Women remain vastly underrepresented in organizational leadership positions in the United States and beyond. Leadership homogeneity can lead to gender-biased decisions that harm not only women employees but also organizations as a whole—including in the context of employment negotiations. In 2018, top track and field athletes revealed how their corporate sponsors penalized them for becoming pregnant. In the process, they revealed the need to improve representation of women in leadership roles while highlighting why negotiation is important in leadership.
A Pregnancy Penalty
In many sports, including track and field, athletes derive the bulk of their income from sponsorship deals with apparel companies such as Nike and Asics, according to a 2019 New York Times article. By signing five- or six-figure deals with a single company, track-and-field athletes support themselves and their families while pursuing excellence in their sport.
But since such sponsorship deals treat professional athletes like independent contractors rather than salaried employees, the deals tend to lack the rights of typical employment contracts. Sponsors often grant athletes paid time off when they are injured but, until recently, rarely gave female athletes paid pregnancy and maternity leave, the Times reports.
When Olympian Kara Goucher became pregnant in 2010, her sponsor, Nike, told her she wouldn’t be paid until she started racing again. To support her family, Goucher felt she needed to train for and run a half-marathon three months after giving birth. When her son fell gravely ill, Goucher decided she needed to keep training rather than being with him in the hospital.
A 2019 Nike contract shared with the Times gave the company the ability to reduce an athlete’s pay “for any reason” if they didn’t meet a specific performance threshold, with no exceptions for childbirth, pregnancy, or maternity. Notably, attesting to the lack of women in leadership roles in U.S. corporations, all four Nike executives who negotiated track-and-field contracts at the time were men, the Times reports. Athletic companies typically require athletes to sign confidentiality agreements to prevent such contract terms from being exposed.
“Simple . . . We’ll Stop Paying You”
“The sports industry allows for men to have a full career, and when women decide to have a baby, it pushes women out at their prime,” Olympian and national champion runner Alysia Montaño said in a 2019 video produced by the Times. Montaño said that when she told her sponsor, Nike, that she planned to have a baby, she was told, “Simple, we’ll just stop your contract and stop paying you.”
When she was pregnant, Montaño switched sponsors, from Nike to Asics, to regain an income. But when she was recovering from pregnancy, Asics also threatened to stop paying her. Desperate to meet her sponsors’ performance goals, Montaño ran and won races while pregnant and soon after giving birth. At the world championships, she pumped breast milk for 10 days to be shipped to her daughter in the States.
Compounding the stress on pregnant athletes and new mothers, the U.S. Olympic Committee (USOC) and USA Track & Field often revoked their insurance when they were unable to compete at the top levels. After Montaño raised awareness of the issue, several senators pressured the USOC to agree to ensure that pregnant athletes do not lose their health insurance.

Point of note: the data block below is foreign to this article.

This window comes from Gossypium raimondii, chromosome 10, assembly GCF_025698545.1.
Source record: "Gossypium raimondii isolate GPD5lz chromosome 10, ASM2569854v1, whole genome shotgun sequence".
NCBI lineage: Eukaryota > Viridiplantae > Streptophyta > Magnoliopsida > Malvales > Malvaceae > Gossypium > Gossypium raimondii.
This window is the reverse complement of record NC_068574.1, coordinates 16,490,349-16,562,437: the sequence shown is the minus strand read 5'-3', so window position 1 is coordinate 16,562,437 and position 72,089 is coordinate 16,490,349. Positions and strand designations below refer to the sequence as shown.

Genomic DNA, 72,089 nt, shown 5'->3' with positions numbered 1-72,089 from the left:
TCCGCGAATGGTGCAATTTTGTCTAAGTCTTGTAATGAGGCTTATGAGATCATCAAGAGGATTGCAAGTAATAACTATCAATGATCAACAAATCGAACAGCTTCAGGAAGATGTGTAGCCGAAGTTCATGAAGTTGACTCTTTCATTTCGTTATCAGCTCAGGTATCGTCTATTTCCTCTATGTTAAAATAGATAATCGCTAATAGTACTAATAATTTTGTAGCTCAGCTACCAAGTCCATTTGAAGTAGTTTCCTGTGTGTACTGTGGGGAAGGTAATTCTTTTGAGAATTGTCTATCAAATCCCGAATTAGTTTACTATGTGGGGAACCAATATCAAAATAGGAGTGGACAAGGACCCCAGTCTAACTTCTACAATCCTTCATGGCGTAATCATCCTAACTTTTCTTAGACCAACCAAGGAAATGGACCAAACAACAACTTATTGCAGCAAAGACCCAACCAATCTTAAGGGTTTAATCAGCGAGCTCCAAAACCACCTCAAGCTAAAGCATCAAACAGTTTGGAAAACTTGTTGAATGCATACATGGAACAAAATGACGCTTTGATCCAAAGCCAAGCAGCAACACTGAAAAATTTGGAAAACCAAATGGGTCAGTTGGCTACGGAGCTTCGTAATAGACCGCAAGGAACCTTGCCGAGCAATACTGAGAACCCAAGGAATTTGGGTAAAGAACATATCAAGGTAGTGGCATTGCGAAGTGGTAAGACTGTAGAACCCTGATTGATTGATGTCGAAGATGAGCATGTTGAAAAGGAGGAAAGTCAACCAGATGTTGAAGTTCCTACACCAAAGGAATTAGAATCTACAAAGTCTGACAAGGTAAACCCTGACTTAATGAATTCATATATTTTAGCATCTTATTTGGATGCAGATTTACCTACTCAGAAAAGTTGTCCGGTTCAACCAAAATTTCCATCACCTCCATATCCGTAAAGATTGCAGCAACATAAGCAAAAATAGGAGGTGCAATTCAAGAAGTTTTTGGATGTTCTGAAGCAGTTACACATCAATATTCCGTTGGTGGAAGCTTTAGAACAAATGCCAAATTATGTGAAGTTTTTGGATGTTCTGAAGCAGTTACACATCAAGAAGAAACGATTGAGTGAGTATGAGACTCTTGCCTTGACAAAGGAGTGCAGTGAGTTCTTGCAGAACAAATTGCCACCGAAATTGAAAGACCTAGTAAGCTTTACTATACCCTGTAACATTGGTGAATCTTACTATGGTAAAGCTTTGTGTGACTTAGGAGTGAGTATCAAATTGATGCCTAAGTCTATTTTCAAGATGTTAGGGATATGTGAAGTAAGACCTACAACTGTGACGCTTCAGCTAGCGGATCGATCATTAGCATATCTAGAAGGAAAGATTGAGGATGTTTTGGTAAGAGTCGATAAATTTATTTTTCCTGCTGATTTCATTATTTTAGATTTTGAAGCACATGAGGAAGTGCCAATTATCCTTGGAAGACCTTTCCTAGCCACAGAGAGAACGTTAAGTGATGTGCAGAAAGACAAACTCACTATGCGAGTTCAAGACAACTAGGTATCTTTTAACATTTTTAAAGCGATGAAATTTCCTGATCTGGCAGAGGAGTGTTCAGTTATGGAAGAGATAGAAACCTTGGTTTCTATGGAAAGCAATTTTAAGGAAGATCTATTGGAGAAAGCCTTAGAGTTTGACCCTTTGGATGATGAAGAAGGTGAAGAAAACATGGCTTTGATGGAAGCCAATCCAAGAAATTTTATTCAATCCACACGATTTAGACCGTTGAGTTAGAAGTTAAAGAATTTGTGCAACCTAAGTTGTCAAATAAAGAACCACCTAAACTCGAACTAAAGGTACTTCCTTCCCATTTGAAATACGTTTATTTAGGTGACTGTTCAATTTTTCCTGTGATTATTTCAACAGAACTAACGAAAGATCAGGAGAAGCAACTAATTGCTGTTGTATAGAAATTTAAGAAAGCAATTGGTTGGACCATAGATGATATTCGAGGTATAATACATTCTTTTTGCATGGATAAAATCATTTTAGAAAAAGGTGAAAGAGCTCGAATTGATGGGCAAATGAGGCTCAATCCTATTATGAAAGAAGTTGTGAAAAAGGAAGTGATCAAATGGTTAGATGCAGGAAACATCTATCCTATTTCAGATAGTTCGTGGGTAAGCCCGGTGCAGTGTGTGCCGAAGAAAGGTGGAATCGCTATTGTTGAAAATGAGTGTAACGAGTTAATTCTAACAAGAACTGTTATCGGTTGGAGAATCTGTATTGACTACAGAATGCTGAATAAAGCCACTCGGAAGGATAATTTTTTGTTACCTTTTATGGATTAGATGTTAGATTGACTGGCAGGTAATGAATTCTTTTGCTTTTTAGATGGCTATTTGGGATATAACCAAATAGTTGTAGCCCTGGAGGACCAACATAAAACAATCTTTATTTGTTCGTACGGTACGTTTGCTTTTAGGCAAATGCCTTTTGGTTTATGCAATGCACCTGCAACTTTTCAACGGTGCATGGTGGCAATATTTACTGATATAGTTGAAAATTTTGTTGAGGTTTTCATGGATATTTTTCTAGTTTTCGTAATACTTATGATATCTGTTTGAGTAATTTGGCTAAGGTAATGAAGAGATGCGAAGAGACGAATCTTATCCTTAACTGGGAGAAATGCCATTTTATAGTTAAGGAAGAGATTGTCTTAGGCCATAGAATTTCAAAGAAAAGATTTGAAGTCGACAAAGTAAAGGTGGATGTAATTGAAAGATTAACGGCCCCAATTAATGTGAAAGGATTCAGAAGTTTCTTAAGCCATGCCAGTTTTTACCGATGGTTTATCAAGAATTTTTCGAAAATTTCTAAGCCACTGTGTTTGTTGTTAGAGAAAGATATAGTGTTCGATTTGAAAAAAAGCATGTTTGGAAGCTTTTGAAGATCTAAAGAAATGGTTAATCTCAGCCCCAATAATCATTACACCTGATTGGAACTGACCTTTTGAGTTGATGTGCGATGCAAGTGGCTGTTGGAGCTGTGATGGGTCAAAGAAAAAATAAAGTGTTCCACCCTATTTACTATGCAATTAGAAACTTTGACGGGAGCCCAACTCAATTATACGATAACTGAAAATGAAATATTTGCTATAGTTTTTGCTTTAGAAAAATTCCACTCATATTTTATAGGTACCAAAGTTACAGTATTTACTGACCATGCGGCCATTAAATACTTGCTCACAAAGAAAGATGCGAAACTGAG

In a 2019 Times editorial, Olympian runner Allyson Felix said that attempting to negotiate a new contract with sponsor Nike while pregnant in 2018 was “terrifying.” Nike wanted to pay her 70% less than before, though she’d been performing at the top of her sport. Even after Felix’s daughter was born two months prematurely via an emergency Cesarean section, Nike continued its hardball negotiation tactics, leaving talks at an impasse.
Women in Leadership: The Power of Diversity
After Goucher, Montaño, Felix, and others came forward with their stories, Nike and other athletic sponsors faced public criticism for financially penalizing women for choosing to have children even as the companies ran ads urging girls and women to accept no limits on what they can do. In response to the negative PR, Nike and several other athletic brands committed to protecting the pay of women who have children while under contract.
Felix was pleased that she and her peers affected change, but she switched sponsors, from Nike to Athleta, a women’s apparel brand led by CEO Mary Beth Laughton. “I don’t do things anymore just because I need to,” Felix told New York Times Magazine shortly before the 2021 Olympics in Tokyo. “Now it’s about: Will I have a seat at the table? Does it matter to you what I do beyond running fast?” As compared to her experiences sharing ideas with Nike, she finds that with Athleta, “when I bring something it’s going to be listened to.” She concludes, “I want to feel that I’m being taken seriously.”
Male leaders are capable of recognizing, acknowledging, and responding to the unique concerns and experiences of women employees and representatives. But we all have difficulty seeing beyond our own perspective, and ample research reveals gender bias in negotiation. When organizations increase the representation of women in leadership roles, they will create more effective leadership by helping more employees feel listened to, understood, and valued. And when they feel valued, employees will be even more motivated to perform at their best.
What ideas do you have for improving the representation of women in leadership roles?